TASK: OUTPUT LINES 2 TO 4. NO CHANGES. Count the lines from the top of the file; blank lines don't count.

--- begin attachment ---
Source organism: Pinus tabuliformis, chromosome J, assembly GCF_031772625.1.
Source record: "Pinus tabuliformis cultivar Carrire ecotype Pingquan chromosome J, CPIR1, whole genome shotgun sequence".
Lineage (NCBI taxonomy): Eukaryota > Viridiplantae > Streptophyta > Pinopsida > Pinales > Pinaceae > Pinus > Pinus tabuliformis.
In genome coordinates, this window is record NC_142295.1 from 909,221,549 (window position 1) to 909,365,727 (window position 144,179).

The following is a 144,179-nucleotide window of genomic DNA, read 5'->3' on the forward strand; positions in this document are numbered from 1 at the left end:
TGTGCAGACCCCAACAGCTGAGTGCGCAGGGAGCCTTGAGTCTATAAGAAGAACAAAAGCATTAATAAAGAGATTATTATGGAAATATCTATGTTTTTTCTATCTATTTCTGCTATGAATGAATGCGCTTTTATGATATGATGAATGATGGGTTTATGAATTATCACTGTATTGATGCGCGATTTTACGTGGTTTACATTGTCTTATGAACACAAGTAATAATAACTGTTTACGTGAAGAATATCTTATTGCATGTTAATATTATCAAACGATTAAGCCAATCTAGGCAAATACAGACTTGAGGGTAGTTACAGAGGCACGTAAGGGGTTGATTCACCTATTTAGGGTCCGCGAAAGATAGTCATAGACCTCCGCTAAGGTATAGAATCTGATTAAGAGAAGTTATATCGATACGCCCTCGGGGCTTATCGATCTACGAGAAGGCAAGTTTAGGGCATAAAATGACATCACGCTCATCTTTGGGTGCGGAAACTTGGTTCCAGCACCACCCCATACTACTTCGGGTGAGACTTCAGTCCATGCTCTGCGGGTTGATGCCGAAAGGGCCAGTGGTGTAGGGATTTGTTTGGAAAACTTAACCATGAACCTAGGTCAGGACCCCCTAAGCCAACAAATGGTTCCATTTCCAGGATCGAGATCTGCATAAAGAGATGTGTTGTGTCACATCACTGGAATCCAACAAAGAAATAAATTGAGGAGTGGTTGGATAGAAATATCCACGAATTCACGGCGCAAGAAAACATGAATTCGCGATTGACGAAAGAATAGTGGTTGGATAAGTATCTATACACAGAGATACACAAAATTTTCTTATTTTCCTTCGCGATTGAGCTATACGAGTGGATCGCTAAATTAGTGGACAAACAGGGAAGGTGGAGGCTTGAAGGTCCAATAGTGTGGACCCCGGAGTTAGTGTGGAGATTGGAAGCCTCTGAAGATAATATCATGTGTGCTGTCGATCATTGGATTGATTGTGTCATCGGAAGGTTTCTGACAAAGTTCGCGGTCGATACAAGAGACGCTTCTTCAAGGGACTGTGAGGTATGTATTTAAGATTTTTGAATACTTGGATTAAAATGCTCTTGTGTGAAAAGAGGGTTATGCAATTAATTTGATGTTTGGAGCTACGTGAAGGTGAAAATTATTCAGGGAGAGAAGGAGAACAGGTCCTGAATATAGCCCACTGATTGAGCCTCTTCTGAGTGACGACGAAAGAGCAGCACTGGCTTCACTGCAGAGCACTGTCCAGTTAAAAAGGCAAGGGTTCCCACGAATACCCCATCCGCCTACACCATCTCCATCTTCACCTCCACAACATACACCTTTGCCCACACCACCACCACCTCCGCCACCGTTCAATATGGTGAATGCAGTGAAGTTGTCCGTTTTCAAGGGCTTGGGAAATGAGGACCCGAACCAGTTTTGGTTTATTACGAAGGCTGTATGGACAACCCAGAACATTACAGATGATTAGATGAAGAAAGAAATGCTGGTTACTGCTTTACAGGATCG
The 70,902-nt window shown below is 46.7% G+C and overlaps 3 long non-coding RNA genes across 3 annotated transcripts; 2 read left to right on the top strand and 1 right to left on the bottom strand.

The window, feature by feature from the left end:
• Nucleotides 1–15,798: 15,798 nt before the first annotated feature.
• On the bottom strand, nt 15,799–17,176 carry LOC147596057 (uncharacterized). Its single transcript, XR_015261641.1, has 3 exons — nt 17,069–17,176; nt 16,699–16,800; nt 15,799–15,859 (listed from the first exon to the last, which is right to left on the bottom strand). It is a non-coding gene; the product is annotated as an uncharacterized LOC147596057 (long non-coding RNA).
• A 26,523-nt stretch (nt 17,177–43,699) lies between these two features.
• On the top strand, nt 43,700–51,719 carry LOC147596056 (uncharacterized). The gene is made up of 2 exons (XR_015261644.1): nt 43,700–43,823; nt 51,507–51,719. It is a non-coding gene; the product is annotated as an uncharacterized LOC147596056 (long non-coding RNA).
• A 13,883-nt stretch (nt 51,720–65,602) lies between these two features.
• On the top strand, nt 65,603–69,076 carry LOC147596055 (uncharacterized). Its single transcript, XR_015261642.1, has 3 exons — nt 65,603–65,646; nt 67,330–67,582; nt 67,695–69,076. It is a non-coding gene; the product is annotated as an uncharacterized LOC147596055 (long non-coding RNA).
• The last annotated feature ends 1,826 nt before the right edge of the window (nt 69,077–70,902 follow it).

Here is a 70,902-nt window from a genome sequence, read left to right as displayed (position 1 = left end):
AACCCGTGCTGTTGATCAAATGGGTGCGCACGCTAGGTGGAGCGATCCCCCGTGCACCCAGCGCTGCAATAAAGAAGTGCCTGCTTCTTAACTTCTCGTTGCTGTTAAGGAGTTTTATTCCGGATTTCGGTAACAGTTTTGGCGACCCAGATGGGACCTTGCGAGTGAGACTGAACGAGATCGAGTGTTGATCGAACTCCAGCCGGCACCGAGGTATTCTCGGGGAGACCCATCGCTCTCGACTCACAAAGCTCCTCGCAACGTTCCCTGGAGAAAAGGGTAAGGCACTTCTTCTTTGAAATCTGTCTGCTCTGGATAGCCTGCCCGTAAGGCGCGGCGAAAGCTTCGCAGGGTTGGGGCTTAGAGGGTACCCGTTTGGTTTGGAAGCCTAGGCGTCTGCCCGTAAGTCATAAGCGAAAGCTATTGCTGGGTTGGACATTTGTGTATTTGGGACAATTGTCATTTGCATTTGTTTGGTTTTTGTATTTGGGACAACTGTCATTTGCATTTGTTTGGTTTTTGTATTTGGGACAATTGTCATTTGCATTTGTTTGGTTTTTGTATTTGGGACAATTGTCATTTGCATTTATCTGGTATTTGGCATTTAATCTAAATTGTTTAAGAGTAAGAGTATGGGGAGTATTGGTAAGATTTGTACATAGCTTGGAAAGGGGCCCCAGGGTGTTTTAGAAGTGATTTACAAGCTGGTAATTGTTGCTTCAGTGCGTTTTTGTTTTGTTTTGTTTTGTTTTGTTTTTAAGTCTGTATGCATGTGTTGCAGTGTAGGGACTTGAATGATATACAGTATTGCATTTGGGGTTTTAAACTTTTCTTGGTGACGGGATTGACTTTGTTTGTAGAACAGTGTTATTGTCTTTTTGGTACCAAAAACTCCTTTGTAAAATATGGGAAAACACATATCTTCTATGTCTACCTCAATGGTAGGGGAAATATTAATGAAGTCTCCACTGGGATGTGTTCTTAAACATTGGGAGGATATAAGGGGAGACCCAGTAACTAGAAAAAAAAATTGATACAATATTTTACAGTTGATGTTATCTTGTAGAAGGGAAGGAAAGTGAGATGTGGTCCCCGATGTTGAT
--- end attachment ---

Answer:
Source record: "Pinus tabuliformis cultivar Carrire ecotype Pingquan chromosome J, CPIR1, whole genome shotgun sequence".
Lineage (NCBI taxonomy): Eukaryota > Viridiplantae > Streptophyta > Pinopsida > Pinales > Pinaceae > Pinus > Pinus tabuliformis.
In genome coordinates, this window is record NC_142295.1 from 909,221,549 (window position 1) to 909,365,727 (window position 144,179).